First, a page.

Bazalgette was appointed assistant surveyor to the Commission in 1849, taking over as Engineer in 1852, after his predecessor died of "harassing fatigues and anxieties." Soon after, another cholera epidemic struck, in 1853, killing 10,738. Medical opinion at the time held that cholera was caused by foul air: a so-called miasma. Physician Dr John Snow had earlier advanced a different explanation, which is now known to be correct: cholera was spread by contaminated water. His view was not then generally accepted.

Championed by fellow engineer Isambard Kingdom Brunel, Bazalgette was appointed chief engineer of the Commission's successor, the Metropolitan Board of Works, in 1856 (a post which he retained until the MBW was abolished and replaced by the London County Council in 1889). In 1858, the year of the Great Stink, Parliament passed an enabling act, in spite of the colossal expense of the project, and Bazalgette's proposals to revolutionise London's sewerage system began to be implemented. The expectation was that enclosed sewers would eliminate the stink ('miasma'), and that this would then reduce the incidence of cholera.

Sewer Works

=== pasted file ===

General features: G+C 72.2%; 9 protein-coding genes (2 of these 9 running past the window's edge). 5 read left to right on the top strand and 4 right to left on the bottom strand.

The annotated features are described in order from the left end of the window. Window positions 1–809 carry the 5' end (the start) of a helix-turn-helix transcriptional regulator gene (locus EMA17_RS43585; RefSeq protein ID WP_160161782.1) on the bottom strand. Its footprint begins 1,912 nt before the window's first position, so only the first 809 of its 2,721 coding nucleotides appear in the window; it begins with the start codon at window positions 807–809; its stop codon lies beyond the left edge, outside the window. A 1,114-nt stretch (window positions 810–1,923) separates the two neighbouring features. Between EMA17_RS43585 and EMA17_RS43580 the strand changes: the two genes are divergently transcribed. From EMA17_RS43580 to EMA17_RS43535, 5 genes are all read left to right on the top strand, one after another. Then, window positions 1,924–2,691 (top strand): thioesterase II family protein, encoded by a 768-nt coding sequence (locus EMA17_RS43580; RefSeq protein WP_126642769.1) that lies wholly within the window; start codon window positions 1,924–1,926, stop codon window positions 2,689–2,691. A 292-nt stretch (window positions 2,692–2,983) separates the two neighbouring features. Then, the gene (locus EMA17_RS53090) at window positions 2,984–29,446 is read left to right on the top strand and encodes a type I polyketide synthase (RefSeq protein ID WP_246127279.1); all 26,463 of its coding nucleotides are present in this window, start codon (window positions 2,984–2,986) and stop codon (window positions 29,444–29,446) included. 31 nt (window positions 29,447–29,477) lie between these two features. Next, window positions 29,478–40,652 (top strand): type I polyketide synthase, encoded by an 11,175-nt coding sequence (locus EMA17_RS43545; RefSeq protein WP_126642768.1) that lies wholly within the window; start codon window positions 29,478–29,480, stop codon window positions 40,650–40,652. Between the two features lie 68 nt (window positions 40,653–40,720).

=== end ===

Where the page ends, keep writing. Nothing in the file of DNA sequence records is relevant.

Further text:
At the time, the Thames was little more than an open sewer, devoid of any fish or other wildlife, and an obvious health hazard to Londoners. Bazalgette's solution (similar to a proposal made by painter John Martin 25 years earlier) was to construct 82 miles (132 km) of underground brick main sewers to intercept sewage outflows, and 1,100 miles (1,800 km) of street sewers, to intercept the raw sewage which up until then flowed freely through the streets and thoroughfares of London. The outflows were diverted downstream where they were dumped, untreated, into the Thames. Extensive sewage treatment facilities were built only decades later[clarify].
The scheme involved major pumping stations at Deptford (1864) and at Crossness (1865) on the Erith marshes, both on the south side of the Thames, and at Abbey Mills (in the River Lea valley, 1868) and on the Chelsea Embankment (close to Grosvenor Bridge; 1875), north of the river.
The system was opened by Edward, Prince of Wales in 1865, although the whole project was not actually completed for another ten years.